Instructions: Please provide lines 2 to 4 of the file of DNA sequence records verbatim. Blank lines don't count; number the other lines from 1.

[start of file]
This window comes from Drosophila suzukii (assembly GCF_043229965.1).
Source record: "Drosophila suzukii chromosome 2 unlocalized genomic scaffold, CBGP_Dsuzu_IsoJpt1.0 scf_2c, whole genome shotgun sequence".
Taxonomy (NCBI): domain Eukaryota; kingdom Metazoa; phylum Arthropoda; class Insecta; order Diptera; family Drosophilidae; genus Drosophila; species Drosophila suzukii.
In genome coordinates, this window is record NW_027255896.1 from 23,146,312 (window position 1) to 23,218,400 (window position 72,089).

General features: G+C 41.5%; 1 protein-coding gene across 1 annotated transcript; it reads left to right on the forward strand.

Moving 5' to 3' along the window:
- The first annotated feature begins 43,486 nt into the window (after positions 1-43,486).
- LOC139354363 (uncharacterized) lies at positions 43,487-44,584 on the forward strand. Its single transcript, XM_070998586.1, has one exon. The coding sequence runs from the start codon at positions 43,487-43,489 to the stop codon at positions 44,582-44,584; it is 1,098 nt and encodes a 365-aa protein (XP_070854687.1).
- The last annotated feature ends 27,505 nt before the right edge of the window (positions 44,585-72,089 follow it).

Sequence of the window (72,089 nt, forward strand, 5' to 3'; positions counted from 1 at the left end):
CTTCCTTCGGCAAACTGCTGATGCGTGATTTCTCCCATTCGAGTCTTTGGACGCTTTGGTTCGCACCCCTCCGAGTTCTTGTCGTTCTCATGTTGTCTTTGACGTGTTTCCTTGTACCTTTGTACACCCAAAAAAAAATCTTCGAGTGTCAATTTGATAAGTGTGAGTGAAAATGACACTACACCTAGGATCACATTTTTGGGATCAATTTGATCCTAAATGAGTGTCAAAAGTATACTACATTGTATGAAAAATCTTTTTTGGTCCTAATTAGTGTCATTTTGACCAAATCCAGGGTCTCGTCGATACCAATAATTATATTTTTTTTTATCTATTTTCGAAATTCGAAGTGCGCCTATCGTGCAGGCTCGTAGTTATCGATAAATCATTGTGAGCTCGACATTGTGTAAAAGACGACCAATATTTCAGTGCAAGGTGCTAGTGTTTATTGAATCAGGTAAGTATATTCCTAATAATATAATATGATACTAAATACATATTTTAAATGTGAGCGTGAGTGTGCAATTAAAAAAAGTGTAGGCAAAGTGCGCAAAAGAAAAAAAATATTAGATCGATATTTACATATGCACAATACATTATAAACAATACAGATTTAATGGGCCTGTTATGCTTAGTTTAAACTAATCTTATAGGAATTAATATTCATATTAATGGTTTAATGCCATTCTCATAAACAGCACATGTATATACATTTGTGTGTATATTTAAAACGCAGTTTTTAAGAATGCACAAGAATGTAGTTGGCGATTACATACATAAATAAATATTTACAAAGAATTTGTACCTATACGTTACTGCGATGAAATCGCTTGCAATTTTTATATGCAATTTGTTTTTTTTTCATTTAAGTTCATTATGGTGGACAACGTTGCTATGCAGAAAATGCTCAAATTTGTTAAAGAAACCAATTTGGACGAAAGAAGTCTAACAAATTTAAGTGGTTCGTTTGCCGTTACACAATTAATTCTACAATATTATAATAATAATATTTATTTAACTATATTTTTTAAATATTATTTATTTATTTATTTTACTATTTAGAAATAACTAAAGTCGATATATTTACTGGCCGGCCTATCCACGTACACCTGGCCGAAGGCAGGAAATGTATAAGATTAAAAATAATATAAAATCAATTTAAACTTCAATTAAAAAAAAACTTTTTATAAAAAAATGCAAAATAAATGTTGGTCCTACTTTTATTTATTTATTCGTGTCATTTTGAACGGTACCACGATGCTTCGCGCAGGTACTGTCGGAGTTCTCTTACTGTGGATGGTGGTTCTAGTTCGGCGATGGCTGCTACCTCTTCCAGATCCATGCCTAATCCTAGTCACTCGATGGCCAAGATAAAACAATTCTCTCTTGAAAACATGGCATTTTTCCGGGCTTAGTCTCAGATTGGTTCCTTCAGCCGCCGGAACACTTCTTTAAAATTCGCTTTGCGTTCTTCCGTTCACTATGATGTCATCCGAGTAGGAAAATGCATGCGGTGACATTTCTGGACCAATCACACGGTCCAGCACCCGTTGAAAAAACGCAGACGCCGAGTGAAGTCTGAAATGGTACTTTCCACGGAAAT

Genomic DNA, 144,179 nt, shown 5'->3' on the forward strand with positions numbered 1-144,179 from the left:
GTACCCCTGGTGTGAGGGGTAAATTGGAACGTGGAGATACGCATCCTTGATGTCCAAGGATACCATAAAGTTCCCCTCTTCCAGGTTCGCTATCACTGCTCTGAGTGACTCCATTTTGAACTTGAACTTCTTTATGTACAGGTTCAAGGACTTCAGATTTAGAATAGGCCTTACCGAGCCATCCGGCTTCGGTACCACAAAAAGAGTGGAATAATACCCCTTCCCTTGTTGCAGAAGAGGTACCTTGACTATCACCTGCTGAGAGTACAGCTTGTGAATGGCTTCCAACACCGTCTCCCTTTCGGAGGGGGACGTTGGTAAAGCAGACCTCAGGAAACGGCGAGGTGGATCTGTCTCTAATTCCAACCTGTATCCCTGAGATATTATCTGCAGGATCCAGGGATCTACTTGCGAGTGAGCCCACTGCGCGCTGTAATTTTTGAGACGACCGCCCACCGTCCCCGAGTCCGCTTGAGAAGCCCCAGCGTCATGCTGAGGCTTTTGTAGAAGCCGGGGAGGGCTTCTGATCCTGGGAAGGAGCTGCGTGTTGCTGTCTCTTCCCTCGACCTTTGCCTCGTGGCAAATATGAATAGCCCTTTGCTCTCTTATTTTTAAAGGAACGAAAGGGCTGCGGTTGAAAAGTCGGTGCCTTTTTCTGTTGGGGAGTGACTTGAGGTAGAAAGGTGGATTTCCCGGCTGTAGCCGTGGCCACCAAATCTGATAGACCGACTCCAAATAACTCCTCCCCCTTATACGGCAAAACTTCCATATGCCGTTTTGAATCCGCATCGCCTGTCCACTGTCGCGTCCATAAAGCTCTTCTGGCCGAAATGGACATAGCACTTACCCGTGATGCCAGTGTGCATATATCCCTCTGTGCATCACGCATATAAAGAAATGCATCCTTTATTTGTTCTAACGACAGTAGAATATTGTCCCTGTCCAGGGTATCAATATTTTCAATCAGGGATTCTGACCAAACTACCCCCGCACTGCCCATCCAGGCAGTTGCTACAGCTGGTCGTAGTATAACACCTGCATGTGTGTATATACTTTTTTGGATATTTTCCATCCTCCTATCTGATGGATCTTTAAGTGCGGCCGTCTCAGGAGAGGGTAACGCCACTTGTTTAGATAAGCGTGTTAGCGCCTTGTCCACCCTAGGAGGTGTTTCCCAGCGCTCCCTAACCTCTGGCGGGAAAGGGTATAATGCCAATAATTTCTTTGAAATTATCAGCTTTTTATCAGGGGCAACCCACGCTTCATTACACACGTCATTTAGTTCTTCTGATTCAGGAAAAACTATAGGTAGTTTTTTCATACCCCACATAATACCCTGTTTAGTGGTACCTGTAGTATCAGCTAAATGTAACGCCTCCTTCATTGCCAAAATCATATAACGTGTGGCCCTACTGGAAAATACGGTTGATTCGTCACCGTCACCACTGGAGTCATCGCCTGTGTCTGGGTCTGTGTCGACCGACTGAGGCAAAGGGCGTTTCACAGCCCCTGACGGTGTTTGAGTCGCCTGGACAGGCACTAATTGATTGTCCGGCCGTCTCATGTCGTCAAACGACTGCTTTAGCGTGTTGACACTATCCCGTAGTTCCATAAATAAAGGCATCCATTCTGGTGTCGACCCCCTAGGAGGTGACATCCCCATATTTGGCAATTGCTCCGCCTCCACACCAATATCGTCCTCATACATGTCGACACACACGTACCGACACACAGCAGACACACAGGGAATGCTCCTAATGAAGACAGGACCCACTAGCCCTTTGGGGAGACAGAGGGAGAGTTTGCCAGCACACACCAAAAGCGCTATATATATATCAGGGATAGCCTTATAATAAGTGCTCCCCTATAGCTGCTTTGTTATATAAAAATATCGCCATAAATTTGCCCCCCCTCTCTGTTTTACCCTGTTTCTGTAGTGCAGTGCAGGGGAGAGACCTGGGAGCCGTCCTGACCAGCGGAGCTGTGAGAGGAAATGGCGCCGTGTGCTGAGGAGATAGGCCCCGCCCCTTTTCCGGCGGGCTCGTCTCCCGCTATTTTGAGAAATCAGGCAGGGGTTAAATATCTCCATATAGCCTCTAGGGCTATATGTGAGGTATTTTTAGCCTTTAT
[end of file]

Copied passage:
Source record: "Drosophila suzukii chromosome 2 unlocalized genomic scaffold, CBGP_Dsuzu_IsoJpt1.0 scf_2c, whole genome shotgun sequence".
Taxonomy (NCBI): domain Eukaryota; kingdom Metazoa; phylum Arthropoda; class Insecta; order Diptera; family Drosophilidae; genus Drosophila; species Drosophila suzukii.
In genome coordinates, this window is record NW_027255896.1 from 23,146,312 (window position 1) to 23,218,400 (window position 72,089).